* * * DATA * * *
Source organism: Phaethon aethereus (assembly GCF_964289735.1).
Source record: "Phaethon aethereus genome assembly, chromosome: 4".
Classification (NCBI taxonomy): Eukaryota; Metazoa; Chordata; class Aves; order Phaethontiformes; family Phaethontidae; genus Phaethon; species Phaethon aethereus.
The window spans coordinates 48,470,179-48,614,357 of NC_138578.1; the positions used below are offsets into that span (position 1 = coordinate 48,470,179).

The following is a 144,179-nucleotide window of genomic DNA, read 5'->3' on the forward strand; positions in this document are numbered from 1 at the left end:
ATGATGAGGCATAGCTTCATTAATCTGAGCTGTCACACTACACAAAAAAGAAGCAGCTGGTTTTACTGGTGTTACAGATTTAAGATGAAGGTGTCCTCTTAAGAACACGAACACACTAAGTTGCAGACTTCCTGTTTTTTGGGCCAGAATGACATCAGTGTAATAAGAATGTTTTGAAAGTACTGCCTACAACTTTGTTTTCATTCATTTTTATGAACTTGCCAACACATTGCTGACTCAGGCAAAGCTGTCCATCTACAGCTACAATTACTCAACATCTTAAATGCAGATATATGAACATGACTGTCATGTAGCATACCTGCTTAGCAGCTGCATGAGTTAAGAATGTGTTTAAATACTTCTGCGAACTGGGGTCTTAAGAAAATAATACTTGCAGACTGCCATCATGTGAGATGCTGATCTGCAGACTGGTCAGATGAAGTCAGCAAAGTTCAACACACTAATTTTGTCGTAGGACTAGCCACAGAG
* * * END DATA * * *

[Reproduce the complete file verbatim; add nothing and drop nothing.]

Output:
Source organism: Phaethon aethereus (assembly GCF_964289735.1).
Source record: "Phaethon aethereus genome assembly, chromosome: 4".
Classification (NCBI taxonomy): Eukaryota; Metazoa; Chordata; class Aves; order Phaethontiformes; family Phaethontidae; genus Phaethon; species Phaethon aethereus.
The window spans coordinates 48,470,179-48,614,357 of NC_138578.1; the positions used below are offsets into that span (position 1 = coordinate 48,470,179).

The following is a 144,179-nucleotide window of genomic DNA, read 5'->3' on the forward strand; positions in this document are numbered from 1 at the left end:
ATGATGAGGCATAGCTTCATTAATCTGAGCTGTCACACTACACAAAAAAGAAGCAGCTGGTTTTACTGGTGTTACAGATTTAAGATGAAGGTGTCCTCTTAAGAACACGAACACACTAAGTTGCAGACTTCCTGTTTTTTGGGCCAGAATGACATCAGTGTAATAAGAATGTTTTGAAAGTACTGCCTACAACTTTGTTTTCATTCATTTTTATGAACTTGCCAACACATTGCTGACTCAGGCAAAGCTGTCCATCTACAGCTACAATTACTCAACATCTTAAATGCAGATATATGAACATGACTGTCATGTAGCATACCTGCTTAGCAGCTGCATGAGTTAAGAATGTGTTTAAATACTTCTGCGAACTGGGGTCTTAAGAAAATAATACTTGCAGACTGCCATCATGTGAGATGCTGATCTGCAGACTGGTCAGATGAAGTCAGCAAAGTTCAACACACTAATTTTGTCGTAGGACTAGCCACAGAG